CDT Urges Court to Uphold Fourth Amendment Protections for Email Content

Recently, CDT joined the Electronic Frontier Foundation, National Association of Criminal Defense Lawyers, and the Brennan Center for Justice in a brief to argue that a user’s Fourth Amendment rights in email content do not expire when an email service provider terminates a user’s account pursuant to its terms of service. The government must still obtain a warrant prior to searching that user’s email account. The case is United States v. Ackerman, in which a district court determined – based on those facts – that a warrant was unnecessary to access email content because termination of the account vitiated the account holder’s reasonable expectation of privacy in his email. The case was appealed and we filed an amicus brief opposing this holding.

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Get to Knows CDT’s Fellows: Mark Raymond

Mark Raymond is the Wick Cary Assistant Professor of International Security at the University of Oklahoma. He is also one of CDT’s non-resident Fellows, engaging with our policy teams to provide valuable insight from his research. In this Q & A we get to learn more about Mark and his current work.

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Paid Prioritization: We Have Solved This Problem Before

Net neutrality does not end today, but that doesn’t mean the debate is standing still. Instead, some in the telecom industry have argued for watered-down consumer protections, most recently on the subject of paid prioritization, or when online companies pay ISPs to give their data traffic preferential treatment. Unfortunately, ISPs and their advocates have tried to hide the negative effects and incentives paid prioritization creates.

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Initial Observations on the European Commission’s E-Evidence Proposals

On April 17, the European Commission published its long-awaited draft legislation on E-Evidence to facilitate cross-border demands for internet users’ communications content and metadata. EU Member States and the European Parliament will now begin their review of the proposed legislation. In this post, we more fully describe the Regulation and Directive.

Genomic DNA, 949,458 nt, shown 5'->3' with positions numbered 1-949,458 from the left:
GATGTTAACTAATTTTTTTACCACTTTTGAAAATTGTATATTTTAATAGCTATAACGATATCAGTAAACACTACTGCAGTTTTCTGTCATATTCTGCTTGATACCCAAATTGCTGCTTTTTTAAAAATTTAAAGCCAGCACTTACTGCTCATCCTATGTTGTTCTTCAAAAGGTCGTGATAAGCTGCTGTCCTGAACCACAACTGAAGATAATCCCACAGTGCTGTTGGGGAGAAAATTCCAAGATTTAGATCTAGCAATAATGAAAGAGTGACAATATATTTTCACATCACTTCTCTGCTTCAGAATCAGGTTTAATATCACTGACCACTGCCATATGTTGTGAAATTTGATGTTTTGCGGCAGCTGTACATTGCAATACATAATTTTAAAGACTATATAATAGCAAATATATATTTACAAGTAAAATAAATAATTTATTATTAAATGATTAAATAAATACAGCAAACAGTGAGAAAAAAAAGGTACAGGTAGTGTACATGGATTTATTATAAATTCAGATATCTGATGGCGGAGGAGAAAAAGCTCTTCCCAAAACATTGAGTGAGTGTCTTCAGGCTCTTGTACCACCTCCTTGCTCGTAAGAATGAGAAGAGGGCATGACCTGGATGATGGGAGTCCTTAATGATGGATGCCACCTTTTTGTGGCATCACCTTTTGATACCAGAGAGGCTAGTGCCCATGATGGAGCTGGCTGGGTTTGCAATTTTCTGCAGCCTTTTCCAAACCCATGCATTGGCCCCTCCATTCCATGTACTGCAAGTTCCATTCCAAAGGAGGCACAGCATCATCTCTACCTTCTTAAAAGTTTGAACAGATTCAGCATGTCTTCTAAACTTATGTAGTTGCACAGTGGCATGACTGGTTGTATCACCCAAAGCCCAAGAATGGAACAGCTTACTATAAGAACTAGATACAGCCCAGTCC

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Ten Human Rights Criteria for Cross Border Demands

The European Commission is slated to announce an initiative to facilitate cross-border demands for internet users’ communications content. CDT has prepared a list of human rights protections that should be built into any mechanism designed to facilitate cross-border law enforcement demands, and after the E-Evidence proposal is unveiled, we intend to grade it against this list.

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DNS: Strengthening the Weakest Link in Internet Privacy

For many, the conversation about online privacy centers around a few high-profile companies, and rightly so. We consciously engage with their applications and services and want to know who else might access our information and how they might use it. But there are other, less obvious ways that accessing the World Wide Web exposes us. One such part of the web’s infrastructure, the Domain Name System (DNS), “leaks” your private information, but there are now ways to better protect your privacy and security.

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The Zuckerberg Hearings: Hits, Misses, and Unanswered Questions

The House and Senate grilled Facebook CEO Mark Zuckerberg for a total of ten hours this week, covering privacy, content policy, and election interference. The hearings didn’t reveal new information about Facebook’s practices, but they suggested that many members of Congress are ready to move on from the status quo of weak privacy protections and unfettered data collection by companies in the U.S.

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Copyright Reform: European Creators, Artists and Users Reject Upload Filtering

By now, the background to the DSM Copyright Directive is well-known. The global recording industry convinced European Commissioners about the existence of the “value gap”. The story goes that advertising-funded internet platforms that enable users to upload copyrighted content should pay record labels a larger share of their revenues. At the core, this is a commercial dispute between Youtube and a few more global content sharing platforms on one side, and on the other a handful of global record labels. However, in Article 13, the Commission proposed licensing requirements and upload filtering to give record labels more leverage in negotiations. These negotiations are by their nature confidential business discussions, and neither side discloses numbers.

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